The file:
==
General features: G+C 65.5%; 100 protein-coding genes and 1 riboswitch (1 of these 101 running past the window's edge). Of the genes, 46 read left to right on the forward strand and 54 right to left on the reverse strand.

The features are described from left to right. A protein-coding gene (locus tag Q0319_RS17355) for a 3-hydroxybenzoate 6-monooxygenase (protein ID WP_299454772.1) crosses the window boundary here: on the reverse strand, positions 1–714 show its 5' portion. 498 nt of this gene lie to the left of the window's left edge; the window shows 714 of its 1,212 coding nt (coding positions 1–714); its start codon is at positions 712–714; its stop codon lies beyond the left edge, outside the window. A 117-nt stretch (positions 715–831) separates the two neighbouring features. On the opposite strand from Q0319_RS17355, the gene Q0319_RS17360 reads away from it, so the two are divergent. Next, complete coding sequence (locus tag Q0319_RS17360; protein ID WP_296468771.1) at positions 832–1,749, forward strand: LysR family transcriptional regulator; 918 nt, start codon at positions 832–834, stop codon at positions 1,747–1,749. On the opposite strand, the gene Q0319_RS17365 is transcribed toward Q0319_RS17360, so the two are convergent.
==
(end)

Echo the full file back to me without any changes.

General features: G+C 65.5%; 100 protein-coding genes and 1 riboswitch (1 of these 101 running past the window's edge). Of the genes, 46 read left to right on the forward strand and 54 right to left on the reverse strand.

The features are described from left to right. A protein-coding gene (locus tag Q0319_RS17355) for a 3-hydroxybenzoate 6-monooxygenase (protein ID WP_299454772.1) crosses the window boundary here: on the reverse strand, positions 1–714 show its 5' portion. 498 nt of this gene lie to the left of the window's left edge; the window shows 714 of its 1,212 coding nt (coding positions 1–714); its start codon is at positions 712–714; its stop codon lies beyond the left edge, outside the window. A 117-nt stretch (positions 715–831) separates the two neighbouring features. On the opposite strand from Q0319_RS17355, the gene Q0319_RS17360 reads away from it, so the two are divergent. Next, complete coding sequence (locus tag Q0319_RS17360; protein ID WP_296468771.1) at positions 832–1,749, forward strand: LysR family transcriptional regulator; 918 nt, start codon at positions 832–834, stop codon at positions 1,747–1,749. On the opposite strand, the gene Q0319_RS17365 is transcribed toward Q0319_RS17360, so the two are convergent.